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Caroleen Beatty - You're Only As Pretty As You Feel

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Artist: Caroleen Beatty

Album: You're Only As Pretty As You Feel

Label: Black Beauty

Review date: Dec. 8, 2005

Singer Caroleen Beatty fronts Waycross and the Bedlam Rovers, but she gained some recognition last year alongside Doug Hilsinger for their collaborative reinterpretation of Brian Eno's Taking Tiger Mountain (by Strategy). They took a unique approach on that disc, replacing the trademark keys and proto-synth pop swells with an array of acoustic instruments, giving Beatty's forceful voice free reign over a series of tunes that weren't initially meant to be vehicles for such a set of pipes. You're Only As Pretty As You Feel takes a somewhat similar tactic, but instead gives Beatty a chance to stretch out over five covers of songs originally penned by the likes of Pentangle and Ginger Baker's Air Force.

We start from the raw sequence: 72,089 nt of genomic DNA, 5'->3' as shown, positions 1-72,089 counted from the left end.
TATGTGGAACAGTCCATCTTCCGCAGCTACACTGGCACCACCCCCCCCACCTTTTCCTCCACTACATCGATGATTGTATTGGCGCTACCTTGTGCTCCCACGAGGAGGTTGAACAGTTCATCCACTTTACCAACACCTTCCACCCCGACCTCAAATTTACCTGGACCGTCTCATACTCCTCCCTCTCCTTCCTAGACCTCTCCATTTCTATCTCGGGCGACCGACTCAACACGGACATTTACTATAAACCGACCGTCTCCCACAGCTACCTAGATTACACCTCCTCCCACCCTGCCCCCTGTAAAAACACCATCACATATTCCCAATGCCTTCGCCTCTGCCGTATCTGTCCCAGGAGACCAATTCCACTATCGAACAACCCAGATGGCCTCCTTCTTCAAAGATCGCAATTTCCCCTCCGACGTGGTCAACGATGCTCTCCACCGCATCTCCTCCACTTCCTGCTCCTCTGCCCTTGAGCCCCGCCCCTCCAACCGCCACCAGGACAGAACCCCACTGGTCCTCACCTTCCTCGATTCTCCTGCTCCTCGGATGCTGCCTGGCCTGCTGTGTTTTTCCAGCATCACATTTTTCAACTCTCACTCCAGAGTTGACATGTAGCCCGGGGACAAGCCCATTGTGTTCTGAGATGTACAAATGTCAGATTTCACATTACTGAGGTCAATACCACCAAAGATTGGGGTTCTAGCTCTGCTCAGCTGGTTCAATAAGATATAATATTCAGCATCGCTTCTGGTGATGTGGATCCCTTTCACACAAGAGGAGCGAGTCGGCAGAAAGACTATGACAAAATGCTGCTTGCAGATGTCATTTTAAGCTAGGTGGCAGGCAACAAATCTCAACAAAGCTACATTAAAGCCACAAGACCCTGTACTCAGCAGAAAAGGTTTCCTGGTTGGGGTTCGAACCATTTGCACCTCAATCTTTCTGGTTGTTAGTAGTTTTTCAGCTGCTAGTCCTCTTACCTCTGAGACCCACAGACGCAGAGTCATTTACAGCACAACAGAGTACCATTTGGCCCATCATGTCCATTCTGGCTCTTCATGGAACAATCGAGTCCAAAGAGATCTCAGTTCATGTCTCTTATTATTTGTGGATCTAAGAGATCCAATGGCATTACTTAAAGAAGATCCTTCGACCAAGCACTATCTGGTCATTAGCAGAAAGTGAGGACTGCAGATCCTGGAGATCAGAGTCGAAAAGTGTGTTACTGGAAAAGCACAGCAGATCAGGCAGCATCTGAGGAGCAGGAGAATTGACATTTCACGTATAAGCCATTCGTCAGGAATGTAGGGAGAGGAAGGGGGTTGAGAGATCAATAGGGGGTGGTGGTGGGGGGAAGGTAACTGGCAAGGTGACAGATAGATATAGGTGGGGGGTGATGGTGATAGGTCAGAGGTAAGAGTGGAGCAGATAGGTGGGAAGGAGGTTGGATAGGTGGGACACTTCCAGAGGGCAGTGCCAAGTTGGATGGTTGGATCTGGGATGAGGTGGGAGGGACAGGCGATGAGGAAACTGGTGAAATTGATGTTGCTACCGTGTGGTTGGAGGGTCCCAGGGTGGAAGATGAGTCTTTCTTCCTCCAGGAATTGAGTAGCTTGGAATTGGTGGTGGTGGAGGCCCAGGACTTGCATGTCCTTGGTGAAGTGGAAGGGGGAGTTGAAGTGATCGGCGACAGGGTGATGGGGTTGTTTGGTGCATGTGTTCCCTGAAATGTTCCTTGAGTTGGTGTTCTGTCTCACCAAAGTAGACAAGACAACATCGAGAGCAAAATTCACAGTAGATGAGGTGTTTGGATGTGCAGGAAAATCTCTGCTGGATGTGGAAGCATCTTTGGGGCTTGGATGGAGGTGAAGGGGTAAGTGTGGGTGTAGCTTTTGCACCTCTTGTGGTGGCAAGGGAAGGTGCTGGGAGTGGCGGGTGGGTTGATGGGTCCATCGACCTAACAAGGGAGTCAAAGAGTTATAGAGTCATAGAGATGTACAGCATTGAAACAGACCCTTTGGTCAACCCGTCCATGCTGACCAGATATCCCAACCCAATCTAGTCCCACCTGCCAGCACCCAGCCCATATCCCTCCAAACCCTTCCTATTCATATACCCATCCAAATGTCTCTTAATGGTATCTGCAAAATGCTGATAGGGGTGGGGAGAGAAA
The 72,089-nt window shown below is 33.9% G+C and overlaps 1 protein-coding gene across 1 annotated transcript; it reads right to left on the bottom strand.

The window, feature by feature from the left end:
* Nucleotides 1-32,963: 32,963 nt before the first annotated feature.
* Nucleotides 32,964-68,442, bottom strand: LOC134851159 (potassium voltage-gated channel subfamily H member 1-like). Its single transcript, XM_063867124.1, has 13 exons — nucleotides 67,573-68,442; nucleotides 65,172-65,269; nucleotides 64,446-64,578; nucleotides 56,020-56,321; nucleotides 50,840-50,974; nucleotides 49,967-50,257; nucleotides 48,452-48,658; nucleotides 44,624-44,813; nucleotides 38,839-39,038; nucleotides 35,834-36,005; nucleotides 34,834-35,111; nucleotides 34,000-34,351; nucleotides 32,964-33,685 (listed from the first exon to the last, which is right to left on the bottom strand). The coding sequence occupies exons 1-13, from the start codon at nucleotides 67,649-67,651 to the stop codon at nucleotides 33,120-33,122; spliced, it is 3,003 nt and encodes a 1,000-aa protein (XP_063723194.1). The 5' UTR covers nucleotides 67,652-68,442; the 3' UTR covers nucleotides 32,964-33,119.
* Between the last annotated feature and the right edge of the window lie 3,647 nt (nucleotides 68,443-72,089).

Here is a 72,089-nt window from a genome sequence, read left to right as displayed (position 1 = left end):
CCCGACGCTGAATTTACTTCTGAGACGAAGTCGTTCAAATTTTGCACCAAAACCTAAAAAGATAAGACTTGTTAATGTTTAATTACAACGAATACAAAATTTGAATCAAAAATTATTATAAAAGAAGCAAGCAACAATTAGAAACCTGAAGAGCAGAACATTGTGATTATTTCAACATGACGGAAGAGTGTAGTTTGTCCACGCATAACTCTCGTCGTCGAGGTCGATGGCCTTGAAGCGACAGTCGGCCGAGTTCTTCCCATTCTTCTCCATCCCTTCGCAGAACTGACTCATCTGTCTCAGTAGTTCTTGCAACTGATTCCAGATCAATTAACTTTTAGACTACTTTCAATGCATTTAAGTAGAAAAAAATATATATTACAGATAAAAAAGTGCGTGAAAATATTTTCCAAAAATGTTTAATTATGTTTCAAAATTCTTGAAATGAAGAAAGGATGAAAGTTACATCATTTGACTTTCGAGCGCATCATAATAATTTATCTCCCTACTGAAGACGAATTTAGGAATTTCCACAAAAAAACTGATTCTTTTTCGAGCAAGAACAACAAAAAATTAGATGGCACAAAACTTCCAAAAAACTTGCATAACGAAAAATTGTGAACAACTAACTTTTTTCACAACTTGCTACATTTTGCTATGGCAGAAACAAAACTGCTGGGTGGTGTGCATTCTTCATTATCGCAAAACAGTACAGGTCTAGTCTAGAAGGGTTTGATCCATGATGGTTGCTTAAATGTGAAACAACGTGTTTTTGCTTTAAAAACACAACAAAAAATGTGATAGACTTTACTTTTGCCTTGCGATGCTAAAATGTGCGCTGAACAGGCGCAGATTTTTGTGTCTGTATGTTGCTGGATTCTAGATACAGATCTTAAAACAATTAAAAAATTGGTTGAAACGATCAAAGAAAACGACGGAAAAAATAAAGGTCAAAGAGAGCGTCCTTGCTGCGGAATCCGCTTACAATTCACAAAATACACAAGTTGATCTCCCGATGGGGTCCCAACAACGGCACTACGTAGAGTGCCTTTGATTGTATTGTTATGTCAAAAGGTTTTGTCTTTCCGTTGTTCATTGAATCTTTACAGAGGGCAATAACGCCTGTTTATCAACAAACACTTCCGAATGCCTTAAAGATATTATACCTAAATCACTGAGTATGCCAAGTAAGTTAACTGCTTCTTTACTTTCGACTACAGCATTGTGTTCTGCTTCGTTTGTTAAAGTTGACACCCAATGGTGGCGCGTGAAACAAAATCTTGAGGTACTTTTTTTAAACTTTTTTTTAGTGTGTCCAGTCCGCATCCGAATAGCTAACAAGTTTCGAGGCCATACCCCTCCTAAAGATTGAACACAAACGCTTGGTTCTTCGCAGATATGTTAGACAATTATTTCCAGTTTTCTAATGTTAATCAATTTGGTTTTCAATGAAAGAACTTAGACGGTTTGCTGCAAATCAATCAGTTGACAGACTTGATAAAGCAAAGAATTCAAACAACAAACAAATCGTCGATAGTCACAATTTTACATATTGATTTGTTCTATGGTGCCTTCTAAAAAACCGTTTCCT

Backed by Mushroom on three songs and the Heavy Friends on the remaining two, the performances here are expectedly loose and limber. While the material may cite psychedelic and folk, the rhythms are soaked in a fine funk. She starts with Bill Withers, leading her backing band on a smoky pull through "Use Me," all forlorn horns and gentle wah. Not much of a stretch from the original there, but "Sally Go Round the Roses" ends up more supple, pinned next to organ drone and guitar chime – more limber and spry than the Pentangle version. Jefferson Airplane's "Pretty As You Feel," one of the few bright spots in their later catalogue, finds Beatty and Pat Thomas in a duet, with a tremulant violin line setting up amidst the woebegone vocals. By the time she closes things out with a run through Ginger Baker's "Toady," the air is thick with night, but the band still burns it out.

Not a bad performance, overall. The song selection is a little bizarre, but it suits Beatty's voice just fine. The more bottom heavy aspects of the recording could do with a bit of grit and grime that might have switched things up a little bit over the course of the EP. But hey, it still sounds pretty good at 3 a.m. over a couple of beers.

By Michael Crumsho

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